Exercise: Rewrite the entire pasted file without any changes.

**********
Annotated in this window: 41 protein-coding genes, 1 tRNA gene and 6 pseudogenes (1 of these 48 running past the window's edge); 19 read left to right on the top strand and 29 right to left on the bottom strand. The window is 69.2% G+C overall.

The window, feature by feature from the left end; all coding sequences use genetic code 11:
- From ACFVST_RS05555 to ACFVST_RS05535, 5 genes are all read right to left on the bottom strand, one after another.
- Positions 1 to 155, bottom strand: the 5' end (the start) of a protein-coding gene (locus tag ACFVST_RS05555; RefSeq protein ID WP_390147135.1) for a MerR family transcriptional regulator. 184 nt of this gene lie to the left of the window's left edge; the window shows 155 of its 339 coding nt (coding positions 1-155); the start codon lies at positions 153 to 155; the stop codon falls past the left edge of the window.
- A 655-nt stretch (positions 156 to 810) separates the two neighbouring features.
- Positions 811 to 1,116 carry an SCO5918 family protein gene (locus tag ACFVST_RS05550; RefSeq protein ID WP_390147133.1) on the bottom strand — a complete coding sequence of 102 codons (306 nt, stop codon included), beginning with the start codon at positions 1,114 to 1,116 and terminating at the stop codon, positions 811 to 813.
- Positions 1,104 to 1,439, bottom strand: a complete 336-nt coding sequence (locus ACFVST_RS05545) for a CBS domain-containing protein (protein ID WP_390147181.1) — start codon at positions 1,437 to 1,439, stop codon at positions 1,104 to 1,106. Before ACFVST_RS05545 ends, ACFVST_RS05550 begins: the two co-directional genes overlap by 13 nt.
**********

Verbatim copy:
Annotated in this window: 41 protein-coding genes, 1 tRNA gene and 6 pseudogenes (1 of these 48 running past the window's edge); 19 read left to right on the top strand and 29 right to left on the bottom strand. The window is 69.2% G+C overall.

The window, feature by feature from the left end; all coding sequences use genetic code 11:
- From ACFVST_RS05555 to ACFVST_RS05535, 5 genes are all read right to left on the bottom strand, one after another.
- Positions 1 to 155, bottom strand: the 5' end (the start) of a protein-coding gene (locus tag ACFVST_RS05555; RefSeq protein ID WP_390147135.1) for a MerR family transcriptional regulator. 184 nt of this gene lie to the left of the window's left edge; the window shows 155 of its 339 coding nt (coding positions 1-155); the start codon lies at positions 153 to 155; the stop codon falls past the left edge of the window.
- A 655-nt stretch (positions 156 to 810) separates the two neighbouring features.
- Positions 811 to 1,116 carry an SCO5918 family protein gene (locus tag ACFVST_RS05550; RefSeq protein ID WP_390147133.1) on the bottom strand — a complete coding sequence of 102 codons (306 nt, stop codon included), beginning with the start codon at positions 1,114 to 1,116 and terminating at the stop codon, positions 811 to 813.
- Positions 1,104 to 1,439, bottom strand: a complete 336-nt coding sequence (locus ACFVST_RS05545) for a CBS domain-containing protein (protein ID WP_390147181.1) — start codon at positions 1,437 to 1,439, stop codon at positions 1,104 to 1,106. Before ACFVST_RS05545 ends, ACFVST_RS05550 begins: the two co-directional genes overlap by 13 nt.